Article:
Pro-Life/Whole Life?

Dr. Malcolm Cross

Last week I noted that the possibility that the Supreme Court may overturn Roe v. Wade has led blue states to pass laws lifting almost all limits on abortion, and red states to pass laws which eliminate almost all legal reasons for abortion.  How the Supreme Court will rule on the constitutionality of the sure-to-be challenged red state laws is currently unknown, but one thing is certain:  No matter how the Supreme Court rules, the issue will not go away.  Should the Supreme Court overturn Roe v. Wade, pro-choicers will immediately look for ways and means to reinstate it down the road, presumably with campaigns to elect pro-choice presidents and senators who will appoint and confirm pro-choice judges who will bring back Roe v. Wade.  Should the Supreme Court uphold Roe v. Wade, pro-lifers will continue their anti-abortion fight anyway.  But the issue, in whatever form, and in response to whatever the Supreme Court does, is here to stay.

That being said, pro-lifers must rethink their strategies and tactics.  One tactic, which they should adopt immediately, is to abandon any attempt to limit the right to abortions for victims of rape and incest.  The main argument of pro-choicers is, anti-abortion laws are governmental attempts to control women’s bodies, while pro-lifers say they don’t want to control the body of the woman herself, but to preserve the life of the body within, which she created through consensual sex.  But to prevent a woman or girl impregnated truly against her will belies the pro-lifers’ arguments.  Pro-lifers should recognize that to deny the victims of rape and incest access to abortion is to compound the evil already done to them.  

Parenthetically, it should be noted that Republican candidates for the Senate have, in recent elections, been defeated because they opposed access to abortion for rape and incest victims; they might well have won their races, and thereby enlarged the Senate Republican majority, had they supported abortion rights not only to save mothers’ lives but to help women cope with the evil of rape and incest as well.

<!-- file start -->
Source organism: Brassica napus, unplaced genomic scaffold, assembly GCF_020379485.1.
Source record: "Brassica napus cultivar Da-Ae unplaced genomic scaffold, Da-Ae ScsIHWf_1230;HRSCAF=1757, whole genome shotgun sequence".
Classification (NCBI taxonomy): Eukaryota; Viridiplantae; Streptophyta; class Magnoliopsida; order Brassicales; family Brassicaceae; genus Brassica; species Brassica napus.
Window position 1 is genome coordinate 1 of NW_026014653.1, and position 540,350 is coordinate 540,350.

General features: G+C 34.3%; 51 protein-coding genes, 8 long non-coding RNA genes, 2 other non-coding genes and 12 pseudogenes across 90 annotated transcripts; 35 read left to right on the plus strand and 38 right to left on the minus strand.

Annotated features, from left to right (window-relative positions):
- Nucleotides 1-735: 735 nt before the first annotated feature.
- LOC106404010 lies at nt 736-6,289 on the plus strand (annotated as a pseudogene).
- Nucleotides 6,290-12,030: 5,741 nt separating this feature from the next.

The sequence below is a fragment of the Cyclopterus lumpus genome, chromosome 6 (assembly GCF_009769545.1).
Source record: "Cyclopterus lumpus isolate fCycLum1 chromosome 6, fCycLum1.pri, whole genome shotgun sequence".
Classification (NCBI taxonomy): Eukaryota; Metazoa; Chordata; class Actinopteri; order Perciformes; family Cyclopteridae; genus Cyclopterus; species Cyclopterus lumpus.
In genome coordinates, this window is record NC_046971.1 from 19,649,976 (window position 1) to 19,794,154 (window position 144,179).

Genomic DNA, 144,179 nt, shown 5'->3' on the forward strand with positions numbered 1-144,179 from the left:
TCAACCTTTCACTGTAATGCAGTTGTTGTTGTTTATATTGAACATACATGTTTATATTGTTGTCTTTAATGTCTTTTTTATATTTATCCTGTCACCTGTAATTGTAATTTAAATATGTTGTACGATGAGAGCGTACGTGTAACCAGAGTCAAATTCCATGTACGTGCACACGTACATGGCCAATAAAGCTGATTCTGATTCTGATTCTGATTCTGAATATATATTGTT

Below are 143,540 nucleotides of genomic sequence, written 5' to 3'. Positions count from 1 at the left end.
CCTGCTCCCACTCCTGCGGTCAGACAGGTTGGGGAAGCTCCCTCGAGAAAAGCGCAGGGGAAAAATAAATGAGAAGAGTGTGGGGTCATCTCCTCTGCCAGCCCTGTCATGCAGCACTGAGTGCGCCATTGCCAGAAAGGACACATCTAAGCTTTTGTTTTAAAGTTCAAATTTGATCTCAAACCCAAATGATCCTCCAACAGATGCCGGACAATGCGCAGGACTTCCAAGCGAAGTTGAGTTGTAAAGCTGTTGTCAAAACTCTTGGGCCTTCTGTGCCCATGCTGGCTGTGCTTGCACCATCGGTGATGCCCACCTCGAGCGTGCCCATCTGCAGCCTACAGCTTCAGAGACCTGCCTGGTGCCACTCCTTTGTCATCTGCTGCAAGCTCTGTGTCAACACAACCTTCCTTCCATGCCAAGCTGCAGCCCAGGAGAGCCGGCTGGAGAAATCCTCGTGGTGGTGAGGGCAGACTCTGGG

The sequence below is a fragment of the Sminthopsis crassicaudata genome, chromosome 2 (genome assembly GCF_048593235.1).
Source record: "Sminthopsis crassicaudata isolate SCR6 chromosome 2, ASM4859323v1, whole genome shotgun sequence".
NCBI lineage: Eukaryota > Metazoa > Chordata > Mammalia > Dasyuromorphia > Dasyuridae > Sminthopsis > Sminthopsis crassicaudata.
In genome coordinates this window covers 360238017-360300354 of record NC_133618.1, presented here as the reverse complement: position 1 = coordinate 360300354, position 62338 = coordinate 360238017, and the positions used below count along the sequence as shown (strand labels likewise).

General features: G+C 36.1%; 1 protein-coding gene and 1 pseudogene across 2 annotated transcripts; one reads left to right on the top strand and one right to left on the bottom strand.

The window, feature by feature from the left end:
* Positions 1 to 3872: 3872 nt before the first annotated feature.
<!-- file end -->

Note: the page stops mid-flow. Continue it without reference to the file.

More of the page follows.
But beyond this, pro-lifers must ask themselves some fundamental questions:  Do they wish only to limit abortion rights, or do they want to significantly reduce abortion itself?  And how can they answer one of the arguments of the pro-choicers, i.e., that pro-lifers believe that life begins at conception, ends at birth, and that therefore no additional policies to enhance the quality of life for newborns (and everyone else) are needed?

Pro-lifers who want to not only limit abortion rights but limit abortion as well, and improve the quality of life for everyone at every stage, should seriously consider adopting (or, in the case of programs already adopted, retaining and strengthening) programs which provide: 

  • Sex education emphasizing pregnancy prevention and not merely abstinence for moral reasons (I think, however, parents should have the right to determine whether their children should be enrolled in sex education classes, and have the opportunity to review class materials before making their decisions one way or the other);